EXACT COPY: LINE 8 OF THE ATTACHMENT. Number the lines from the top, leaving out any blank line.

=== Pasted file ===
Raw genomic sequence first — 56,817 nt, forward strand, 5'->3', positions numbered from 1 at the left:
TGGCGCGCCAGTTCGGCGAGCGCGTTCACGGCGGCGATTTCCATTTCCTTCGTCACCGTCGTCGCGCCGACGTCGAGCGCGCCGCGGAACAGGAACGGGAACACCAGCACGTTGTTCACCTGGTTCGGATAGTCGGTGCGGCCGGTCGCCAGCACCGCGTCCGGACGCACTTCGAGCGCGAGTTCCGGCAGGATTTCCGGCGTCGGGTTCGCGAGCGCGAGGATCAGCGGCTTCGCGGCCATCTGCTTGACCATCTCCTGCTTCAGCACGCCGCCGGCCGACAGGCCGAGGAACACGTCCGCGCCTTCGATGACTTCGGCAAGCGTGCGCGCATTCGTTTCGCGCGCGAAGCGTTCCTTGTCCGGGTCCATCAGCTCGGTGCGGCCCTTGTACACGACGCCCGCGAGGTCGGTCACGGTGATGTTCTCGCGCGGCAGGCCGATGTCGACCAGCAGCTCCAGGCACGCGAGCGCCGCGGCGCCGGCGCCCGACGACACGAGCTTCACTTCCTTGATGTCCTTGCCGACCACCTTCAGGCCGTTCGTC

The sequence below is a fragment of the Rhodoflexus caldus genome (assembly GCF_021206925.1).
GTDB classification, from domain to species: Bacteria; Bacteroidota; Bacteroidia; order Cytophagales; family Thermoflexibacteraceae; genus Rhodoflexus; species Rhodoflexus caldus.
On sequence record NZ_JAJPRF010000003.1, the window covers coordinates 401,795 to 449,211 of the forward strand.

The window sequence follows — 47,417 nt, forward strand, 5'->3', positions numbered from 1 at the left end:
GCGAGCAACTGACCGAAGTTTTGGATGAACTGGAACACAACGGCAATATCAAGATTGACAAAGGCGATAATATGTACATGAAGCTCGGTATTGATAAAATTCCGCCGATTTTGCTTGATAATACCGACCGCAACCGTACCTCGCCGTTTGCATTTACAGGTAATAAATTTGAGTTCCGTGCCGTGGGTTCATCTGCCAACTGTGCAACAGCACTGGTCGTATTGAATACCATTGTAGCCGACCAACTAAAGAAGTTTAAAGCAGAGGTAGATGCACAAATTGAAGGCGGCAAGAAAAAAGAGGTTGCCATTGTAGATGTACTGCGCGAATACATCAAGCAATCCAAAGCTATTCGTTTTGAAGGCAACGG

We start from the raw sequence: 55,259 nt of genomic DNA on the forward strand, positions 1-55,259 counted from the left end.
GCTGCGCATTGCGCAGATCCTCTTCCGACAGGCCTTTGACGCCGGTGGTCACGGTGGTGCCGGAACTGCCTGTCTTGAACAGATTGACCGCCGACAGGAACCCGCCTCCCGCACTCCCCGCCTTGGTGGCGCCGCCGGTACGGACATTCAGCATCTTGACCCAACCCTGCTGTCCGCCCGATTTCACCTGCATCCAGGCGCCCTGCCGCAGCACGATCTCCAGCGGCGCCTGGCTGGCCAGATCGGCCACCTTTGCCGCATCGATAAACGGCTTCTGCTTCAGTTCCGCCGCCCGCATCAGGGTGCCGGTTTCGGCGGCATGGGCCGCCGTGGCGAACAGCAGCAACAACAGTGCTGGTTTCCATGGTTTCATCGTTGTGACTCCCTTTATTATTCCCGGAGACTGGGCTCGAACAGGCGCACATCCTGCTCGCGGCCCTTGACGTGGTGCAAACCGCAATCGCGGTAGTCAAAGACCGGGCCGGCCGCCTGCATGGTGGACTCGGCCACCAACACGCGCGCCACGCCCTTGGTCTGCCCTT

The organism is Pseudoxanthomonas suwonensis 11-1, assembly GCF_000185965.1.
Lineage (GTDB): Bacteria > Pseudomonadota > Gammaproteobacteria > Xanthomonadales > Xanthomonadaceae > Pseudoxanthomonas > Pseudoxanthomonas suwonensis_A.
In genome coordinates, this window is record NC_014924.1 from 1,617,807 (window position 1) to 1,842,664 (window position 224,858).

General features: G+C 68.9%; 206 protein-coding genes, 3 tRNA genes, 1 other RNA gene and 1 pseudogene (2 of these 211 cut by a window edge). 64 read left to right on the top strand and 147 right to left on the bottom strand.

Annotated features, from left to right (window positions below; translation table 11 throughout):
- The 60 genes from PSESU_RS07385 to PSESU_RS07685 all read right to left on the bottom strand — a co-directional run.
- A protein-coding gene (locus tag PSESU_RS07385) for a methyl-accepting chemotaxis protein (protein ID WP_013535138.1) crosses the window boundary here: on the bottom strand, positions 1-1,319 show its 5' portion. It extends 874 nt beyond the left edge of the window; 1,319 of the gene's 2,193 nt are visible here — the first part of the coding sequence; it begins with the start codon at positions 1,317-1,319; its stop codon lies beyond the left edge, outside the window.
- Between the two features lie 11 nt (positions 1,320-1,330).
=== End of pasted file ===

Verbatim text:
We start from the raw sequence: 55,259 nt of genomic DNA on the forward strand, positions 1-55,259 counted from the left end.